Rescuers with dogs search for survivors after deadly Japan quake
* Rescuers search through night for survivors; 26 people
* Five thousand spend night in evacuation centres
* Power gradually being restored to Hokkaido's 5.3 mln
* Flights, train services also starting up again
(Updates with government clarifying death toll and power
restored to more than half the island's households)
By Kaori Kaneko and Malcolm Foster
TOKYO, Sept 7 (Reuters) - Rescue workers with dogs searched
for survivors on Friday in debris-strewn landslides caused by an
earthquake in Japan's northern island of Hokkaido, as
electricity was restored to just over half of households.
Public broadcaster NHK put the death toll at 12, with five
people unresponsive. Earlier, Prime Minister Shinzo Abe said 16
had died, but Chief Cabinet Secretary Yoshihide Suga later
clarified in updated numbers that nine had been confirmed dead
and nine others were in a state of cardiopulmonary arrest, a
term typically used before death is confirmed.
Another 24 were still missing after Thursday's pre-dawn
magnitude-6.7 quake, the latest deadly natural disaster to hit
Japan over the past two months, coming after typhoons, floods
and a record-breaking heat wave.
Nearly 5,000 Hokkaido residents spent the night in
evacuation centres where food was distributed in the morning.
"It was an anxious night with several aftershocks, but we
took encouragement from being together and now we're grateful
for some food," one woman told public broadcaster NHK.
Some 22,000 rescue workers had worked through the night to
search for survivors, Abe told an emergency meeting on Friday.
With rain forecast for Friday afternoon and Saturday, he urged
people to be careful about loose soil that could cause unstable
houses to collapse or further landslides.
"We will devote all our energy to saving lives," Abe said.
As of Friday afternoon, Hokkaido Electric Power Co
had restored power to 1.54 million of the island's 2.95 million
households. The utility aimed to raise that number to 2.4
million, or over 80 percent, by the end of Friday, industry
minister Hiroshige Seko said.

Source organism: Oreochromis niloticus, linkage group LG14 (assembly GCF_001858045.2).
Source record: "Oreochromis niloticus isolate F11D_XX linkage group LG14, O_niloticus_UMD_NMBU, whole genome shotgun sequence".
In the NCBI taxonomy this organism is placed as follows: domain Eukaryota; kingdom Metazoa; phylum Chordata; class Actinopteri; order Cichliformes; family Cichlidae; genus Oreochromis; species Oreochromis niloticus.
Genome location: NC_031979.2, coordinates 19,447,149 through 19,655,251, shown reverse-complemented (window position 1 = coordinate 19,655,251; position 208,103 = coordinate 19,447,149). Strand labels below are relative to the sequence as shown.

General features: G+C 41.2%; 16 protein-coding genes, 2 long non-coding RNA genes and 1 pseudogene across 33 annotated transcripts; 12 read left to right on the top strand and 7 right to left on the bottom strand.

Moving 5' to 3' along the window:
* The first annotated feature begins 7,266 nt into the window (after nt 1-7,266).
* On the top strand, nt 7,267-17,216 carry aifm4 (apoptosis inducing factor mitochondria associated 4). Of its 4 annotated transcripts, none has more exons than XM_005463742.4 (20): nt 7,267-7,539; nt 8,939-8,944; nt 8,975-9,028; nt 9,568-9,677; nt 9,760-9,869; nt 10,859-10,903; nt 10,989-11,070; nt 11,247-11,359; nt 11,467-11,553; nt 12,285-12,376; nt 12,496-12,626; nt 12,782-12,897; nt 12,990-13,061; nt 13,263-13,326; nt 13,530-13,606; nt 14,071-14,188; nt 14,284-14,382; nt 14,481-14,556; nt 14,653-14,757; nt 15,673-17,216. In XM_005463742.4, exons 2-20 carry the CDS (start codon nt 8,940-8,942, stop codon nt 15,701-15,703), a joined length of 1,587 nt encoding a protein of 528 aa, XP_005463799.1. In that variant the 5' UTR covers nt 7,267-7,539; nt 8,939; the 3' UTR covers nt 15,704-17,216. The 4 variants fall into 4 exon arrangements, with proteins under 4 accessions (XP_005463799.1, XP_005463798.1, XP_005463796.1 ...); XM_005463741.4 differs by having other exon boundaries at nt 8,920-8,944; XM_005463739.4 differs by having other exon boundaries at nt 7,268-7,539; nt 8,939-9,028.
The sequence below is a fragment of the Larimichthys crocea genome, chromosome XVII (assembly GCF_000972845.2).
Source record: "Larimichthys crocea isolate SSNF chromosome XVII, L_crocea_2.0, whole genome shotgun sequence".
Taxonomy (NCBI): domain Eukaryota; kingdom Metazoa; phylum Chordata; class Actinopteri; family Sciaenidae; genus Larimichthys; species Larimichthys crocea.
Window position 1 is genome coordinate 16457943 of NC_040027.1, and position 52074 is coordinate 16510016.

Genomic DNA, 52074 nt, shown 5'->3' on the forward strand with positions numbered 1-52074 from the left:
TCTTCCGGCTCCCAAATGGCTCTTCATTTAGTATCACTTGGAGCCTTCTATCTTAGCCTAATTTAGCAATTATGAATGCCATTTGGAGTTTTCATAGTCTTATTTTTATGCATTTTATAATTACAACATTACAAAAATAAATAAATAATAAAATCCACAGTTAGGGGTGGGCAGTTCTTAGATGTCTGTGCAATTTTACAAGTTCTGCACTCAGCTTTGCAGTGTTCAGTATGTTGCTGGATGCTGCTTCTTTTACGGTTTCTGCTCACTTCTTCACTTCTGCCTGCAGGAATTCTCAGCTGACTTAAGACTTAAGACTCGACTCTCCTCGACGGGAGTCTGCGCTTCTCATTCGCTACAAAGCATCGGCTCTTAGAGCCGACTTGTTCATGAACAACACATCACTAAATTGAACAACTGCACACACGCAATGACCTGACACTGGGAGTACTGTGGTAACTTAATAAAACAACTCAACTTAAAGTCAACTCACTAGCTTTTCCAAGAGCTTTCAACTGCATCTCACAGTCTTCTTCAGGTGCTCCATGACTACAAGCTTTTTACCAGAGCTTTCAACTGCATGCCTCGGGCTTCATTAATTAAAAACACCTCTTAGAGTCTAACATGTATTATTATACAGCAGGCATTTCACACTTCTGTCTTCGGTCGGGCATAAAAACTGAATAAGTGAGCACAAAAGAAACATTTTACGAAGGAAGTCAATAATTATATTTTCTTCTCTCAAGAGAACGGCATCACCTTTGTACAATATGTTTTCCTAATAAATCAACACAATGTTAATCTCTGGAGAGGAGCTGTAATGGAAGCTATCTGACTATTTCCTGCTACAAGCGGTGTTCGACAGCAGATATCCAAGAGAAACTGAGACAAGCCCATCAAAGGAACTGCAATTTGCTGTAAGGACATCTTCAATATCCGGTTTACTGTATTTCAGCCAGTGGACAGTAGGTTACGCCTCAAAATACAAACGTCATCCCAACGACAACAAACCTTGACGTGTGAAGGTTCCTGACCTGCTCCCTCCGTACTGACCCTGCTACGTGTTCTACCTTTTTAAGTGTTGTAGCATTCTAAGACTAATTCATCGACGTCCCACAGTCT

Flights resumed from midday at Hokkaido's main airport, New
Chitose. The island, about the size of Austria and with 5.3
million people, is a popular tourist destination known for its
mountains, lakes, rolling farmland and seafood.
LANDSLIDES WRECK HOMES
Soldiers in fatigues and orange-clad rescue workers searched
for survivors, picking through debris on huge mounds of earth
near the epicentre in Atsuma in southern Hokkaido. Aerial
footage showed rescuers with dogs walking through the
All the missing people are from the Atsuma area, where
dozens of landslides wrecked homes and other structures and left
starkly barren hillsides.
"I just hope they can find him quickly," one unidentified
man told NHK as he watched the search for his missing neighbour.
The quake damaged the big Tomato-Atsuma plant, which
normally supplies half of Hokkaido's power and is located near
the epicentre, forcing it to automatically shut down. That
caused such instability in the grid that it tripped all other
power stations on the island, causing a full blackout.
Hokkaido Electric was bringing other smaller plants back on
line and also receiving some power transferred through undersea
cables from the main island of Honshu.
Kansai International Airport in western Japan has been shut
since Typhoon Jebi ripped through Osaka on Tuesday, although
some domestic flights operated by Japan Airlines Co Ltd
and ANA Holdings Inc's low-cost carrier Peach Aviation
resumed on Friday, the carriers said.
JR Hokkaido planned to resume bullet train operations from
midday. It was also trying to resume other train services on
Friday afternoon, a spokesman said.
Manufacturers were still affected by power outages.
Toyota Motor Corp's Tomakomai factory, which makes
transmissions and other parts, said operations remained
suspended indefinitely until power was restored, a spokesman
Toppan Printing Co Ltd's operations at a plant in
Chitose, which makes food packages, would remain suspended until
it regained power, a spokesman said.
The quake prompted Japan's Self-Defense Forces to cancel two
joint military exercises in Hokkaido, including the first-ever
drill with Australian fighter jets, and a training exercise with
the U.S. Marine Corps.
A soccer friendly between Japan and Chile scheduled for
Friday in Hokkaido's main city of Sapporo was also called off.
(Reporting by Chris Gallagher, Kaori Kaneko, Makiko Yamazaki
and Osamu Tsukimori; Writing by Malcolm Foster and Chris
Gallagher; Editing by Paul Tait and Christopher Cushing)
First Published: 2018-09-07 03:16:33
Updated 2018-09-07 10:55:01
© 2018 Thomson Reuters. All rights reserved. Reuters content is the intellectual property of Thomson Reuters or its third party content providers. Any copying, republication or redistribution of Reuters content, including by framing or similar means, is expressly prohibited without the prior written consent of Thomson Reuters. Thomson Reuters shall not be liable for any errors or delays in content, or for any actions taken in reliance thereon. "Reuters" and the Reuters Logo are trademarks of Thomson Reuters and its affiliated companies.